The lead taken by the federal government encouraged local police forces to harass gay citizens. Vice officers regularly raided gay bars, sometimes arresting dozens of men and women on a single night. …Under these conditions, some gays began to organize politically. In November 1950 in Los Angeles, a small group of men led by Harry Hay and Chuck Rowland met to form what would become the Mattachine Society. Mostly male in membership, it was joined in 1955 by a lesbian organization in San Francisco, the Daughters of Bilitis, founded by Del Martin and Phyllis Lyon. In the 1950s these organizations remained small, but they established chapters in several cities and published magazines that were a beacon of hope to the readers.
In the 1960s, influenced by the model of a militant black civil rights movement, the “homophile movement,” as the participants dubbed it, became more visible. Activists, such as Franklin Kameny and Barbara Gittings, picketed government agencies in Washington to protest discriminatory employment policies. In San Francisco, Martin, Lyon, and others targeted police harassment. By 1969, perhaps fifty homophile organizations existed in the United States, with memberships of a few thousand.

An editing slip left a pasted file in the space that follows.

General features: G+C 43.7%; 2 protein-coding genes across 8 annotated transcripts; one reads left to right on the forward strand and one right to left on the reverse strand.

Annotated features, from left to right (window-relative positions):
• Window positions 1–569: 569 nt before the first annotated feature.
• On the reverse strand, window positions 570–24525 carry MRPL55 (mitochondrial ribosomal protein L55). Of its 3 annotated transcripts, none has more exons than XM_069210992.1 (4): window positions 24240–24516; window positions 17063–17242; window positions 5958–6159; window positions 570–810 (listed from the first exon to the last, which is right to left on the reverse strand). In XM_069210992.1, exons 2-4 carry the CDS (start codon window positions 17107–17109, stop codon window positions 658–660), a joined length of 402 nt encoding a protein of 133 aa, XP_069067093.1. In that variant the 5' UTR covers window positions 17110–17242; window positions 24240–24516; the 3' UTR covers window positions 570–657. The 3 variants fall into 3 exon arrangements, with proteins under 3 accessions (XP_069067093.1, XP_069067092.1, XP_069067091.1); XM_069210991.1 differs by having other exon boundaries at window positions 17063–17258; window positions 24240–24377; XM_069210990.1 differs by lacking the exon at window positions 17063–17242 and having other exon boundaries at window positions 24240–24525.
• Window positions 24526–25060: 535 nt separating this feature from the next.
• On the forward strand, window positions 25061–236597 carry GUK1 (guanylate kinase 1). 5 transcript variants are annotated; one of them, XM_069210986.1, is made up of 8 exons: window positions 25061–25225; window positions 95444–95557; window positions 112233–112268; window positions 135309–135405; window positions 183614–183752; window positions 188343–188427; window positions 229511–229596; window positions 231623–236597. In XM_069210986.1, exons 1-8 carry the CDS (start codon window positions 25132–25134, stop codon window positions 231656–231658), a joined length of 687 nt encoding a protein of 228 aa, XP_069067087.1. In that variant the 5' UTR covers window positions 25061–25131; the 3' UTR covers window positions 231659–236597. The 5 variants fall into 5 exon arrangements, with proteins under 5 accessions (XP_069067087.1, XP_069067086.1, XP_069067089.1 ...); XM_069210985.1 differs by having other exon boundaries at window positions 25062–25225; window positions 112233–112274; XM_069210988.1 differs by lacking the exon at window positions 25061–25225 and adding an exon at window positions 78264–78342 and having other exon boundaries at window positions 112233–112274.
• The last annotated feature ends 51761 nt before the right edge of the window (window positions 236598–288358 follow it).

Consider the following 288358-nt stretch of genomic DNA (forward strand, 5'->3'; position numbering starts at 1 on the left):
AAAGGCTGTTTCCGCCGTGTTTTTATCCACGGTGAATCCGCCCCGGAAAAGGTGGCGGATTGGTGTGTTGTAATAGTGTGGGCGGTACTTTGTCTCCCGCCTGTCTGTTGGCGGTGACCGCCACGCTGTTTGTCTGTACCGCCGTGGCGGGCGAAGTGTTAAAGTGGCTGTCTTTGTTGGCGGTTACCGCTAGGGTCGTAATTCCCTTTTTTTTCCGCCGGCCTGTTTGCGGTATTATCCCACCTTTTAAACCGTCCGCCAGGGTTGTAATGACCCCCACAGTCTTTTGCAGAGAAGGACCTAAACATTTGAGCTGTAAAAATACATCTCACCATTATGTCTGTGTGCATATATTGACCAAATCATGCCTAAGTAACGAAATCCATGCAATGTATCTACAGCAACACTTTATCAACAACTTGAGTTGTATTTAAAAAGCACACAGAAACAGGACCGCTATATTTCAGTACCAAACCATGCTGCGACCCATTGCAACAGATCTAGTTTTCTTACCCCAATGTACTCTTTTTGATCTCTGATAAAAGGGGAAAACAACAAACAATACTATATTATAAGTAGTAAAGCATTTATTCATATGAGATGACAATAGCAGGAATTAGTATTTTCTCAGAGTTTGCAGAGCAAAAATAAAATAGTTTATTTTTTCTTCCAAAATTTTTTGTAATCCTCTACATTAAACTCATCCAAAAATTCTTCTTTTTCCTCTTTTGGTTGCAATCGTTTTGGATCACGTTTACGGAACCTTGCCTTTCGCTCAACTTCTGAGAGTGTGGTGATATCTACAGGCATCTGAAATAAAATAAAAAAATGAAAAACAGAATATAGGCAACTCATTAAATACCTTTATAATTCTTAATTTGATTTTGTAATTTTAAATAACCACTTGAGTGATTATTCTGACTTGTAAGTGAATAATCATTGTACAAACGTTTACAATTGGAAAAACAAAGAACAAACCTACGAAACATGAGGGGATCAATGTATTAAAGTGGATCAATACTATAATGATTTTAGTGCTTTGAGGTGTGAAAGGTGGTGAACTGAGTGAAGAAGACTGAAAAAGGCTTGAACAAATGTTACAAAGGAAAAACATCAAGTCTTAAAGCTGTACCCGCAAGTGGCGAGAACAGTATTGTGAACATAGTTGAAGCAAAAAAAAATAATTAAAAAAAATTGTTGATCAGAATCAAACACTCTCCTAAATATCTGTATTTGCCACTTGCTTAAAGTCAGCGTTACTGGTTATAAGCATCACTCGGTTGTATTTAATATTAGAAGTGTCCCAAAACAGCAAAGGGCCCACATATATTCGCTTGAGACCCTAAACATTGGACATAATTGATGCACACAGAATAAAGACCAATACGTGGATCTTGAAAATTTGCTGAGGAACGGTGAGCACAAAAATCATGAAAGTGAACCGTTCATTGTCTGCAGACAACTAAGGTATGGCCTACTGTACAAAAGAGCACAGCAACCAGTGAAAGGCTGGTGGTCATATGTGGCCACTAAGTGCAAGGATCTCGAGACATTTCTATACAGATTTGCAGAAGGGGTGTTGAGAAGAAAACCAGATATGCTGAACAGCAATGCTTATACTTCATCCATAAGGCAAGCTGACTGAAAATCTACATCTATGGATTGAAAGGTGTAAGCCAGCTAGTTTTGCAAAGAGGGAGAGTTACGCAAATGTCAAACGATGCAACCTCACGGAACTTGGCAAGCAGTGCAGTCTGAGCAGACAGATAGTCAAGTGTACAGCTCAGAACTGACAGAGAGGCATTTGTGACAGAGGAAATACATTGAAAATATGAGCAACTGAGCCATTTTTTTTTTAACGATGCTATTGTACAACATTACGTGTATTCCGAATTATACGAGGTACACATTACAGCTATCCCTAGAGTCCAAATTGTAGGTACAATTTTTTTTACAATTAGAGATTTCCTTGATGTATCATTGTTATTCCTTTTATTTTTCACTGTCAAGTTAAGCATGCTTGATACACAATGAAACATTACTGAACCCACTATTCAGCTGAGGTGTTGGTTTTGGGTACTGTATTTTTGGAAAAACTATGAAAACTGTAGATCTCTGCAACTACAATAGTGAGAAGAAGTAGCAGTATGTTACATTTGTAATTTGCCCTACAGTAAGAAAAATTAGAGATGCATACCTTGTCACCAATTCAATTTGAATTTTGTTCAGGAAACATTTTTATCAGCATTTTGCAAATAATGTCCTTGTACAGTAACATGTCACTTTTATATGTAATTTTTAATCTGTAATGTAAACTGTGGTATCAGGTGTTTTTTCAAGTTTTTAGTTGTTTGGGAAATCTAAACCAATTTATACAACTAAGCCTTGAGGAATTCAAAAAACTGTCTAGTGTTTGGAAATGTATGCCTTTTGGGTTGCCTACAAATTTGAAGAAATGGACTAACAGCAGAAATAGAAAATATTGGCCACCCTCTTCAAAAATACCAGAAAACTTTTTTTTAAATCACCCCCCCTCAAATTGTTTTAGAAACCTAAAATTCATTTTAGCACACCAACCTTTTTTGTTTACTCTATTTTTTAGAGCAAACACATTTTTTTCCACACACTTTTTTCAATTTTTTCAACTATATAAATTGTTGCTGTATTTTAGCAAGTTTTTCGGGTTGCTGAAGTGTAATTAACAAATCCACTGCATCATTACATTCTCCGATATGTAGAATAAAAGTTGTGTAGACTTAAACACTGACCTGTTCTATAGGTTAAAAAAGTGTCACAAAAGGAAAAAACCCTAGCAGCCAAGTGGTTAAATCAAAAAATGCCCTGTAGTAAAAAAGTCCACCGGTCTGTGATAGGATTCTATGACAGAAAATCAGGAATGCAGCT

Then, on Friday evening, June 27, 1969, the police in New York City raided a Greenwich Village gay bar, the Stonewall Inn. Contrary to expectations, the patrons fought back, provoking three nights of rioting in the area accompanied by the appearance of “gay power” slogans on the buildings. Almost overnight, a massive grassroots gay liberations movement was born. Owing much to the radical protest of blacks, women, and college students in the 1960s, gays challenged all forms of hostility and punishment meted out by society. Choosing to “come out of the closet” and publicly proclaim their identity, they ushered in a social change movement that has grown substantially. By 1973, there were almost eight hundred gay and lesbian organizations in the United States; by 1990, the number was several thousand. By 1970, 5,000 gay men and lesbians marched in New York City to commemorate the first anniversary of the Stonewall Riots; in October 1987, over 600,000 marched in Washington, to demand equality.